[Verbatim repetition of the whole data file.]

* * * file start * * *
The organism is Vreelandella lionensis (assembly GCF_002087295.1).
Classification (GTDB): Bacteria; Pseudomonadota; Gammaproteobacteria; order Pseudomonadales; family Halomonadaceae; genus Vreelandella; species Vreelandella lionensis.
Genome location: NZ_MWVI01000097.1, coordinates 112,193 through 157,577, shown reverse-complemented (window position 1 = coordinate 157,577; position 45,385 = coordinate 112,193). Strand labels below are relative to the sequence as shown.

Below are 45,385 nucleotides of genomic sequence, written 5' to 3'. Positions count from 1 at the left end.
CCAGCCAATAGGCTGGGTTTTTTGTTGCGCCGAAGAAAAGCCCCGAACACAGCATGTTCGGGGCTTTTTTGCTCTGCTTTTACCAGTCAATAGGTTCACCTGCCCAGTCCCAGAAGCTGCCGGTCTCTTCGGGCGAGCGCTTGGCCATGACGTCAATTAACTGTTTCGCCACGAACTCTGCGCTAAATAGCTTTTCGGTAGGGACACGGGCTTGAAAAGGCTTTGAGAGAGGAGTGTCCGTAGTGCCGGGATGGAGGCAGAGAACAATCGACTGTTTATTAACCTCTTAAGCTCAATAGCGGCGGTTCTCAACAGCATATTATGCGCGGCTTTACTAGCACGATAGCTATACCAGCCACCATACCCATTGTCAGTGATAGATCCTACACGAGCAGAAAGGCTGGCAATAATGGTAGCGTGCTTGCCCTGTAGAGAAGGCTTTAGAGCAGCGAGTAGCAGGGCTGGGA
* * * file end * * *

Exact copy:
The organism is Vreelandella lionensis (assembly GCF_002087295.1).
Classification (GTDB): Bacteria; Pseudomonadota; Gammaproteobacteria; order Pseudomonadales; family Halomonadaceae; genus Vreelandella; species Vreelandella lionensis.
Genome location: NZ_MWVI01000097.1, coordinates 112,193 through 157,577, shown reverse-complemented (window position 1 = coordinate 157,577; position 45,385 = coordinate 112,193). Strand labels below are relative to the sequence as shown.

Below are 45,385 nucleotides of genomic sequence, written 5' to 3'. Positions count from 1 at the left end.
CCAGCCAATAGGCTGGGTTTTTTGTTGCGCCGAAGAAAAGCCCCGAACACAGCATGTTCGGGGCTTTTTTGCTCTGCTTTTACCAGTCAATAGGTTCACCTGCCCAGTCCCAGAAGCTGCCGGTCTCTTCGGGCGAGCGCTTGGCCATGACGTCAATTAACTGTTTCGCCACGAACTCTGCGCTAAATAGCTTTTCGGTAGGGACACGGGCTTGAAAAGGCTTTGAGAGAGGAGTGTCCGTAGTGCCGGGATGGAGGCAGAGAACAATCGACTGTTTATTAACCTCTTAAGCTCAATAGCGGCGGTTCTCAACAGCATATTATGCGCGGCTTTACTAGCACGATAGCTATACCAGCCACCATACCCATTGTCAGTGATAGATCCTACACGAGCAGAAAGGCTGGCAATAATGGTAGCGTGCTTGCCCTGTAGAGAAGGCTTTAGAGCAGCGAGTAGCAGGGCTGGGA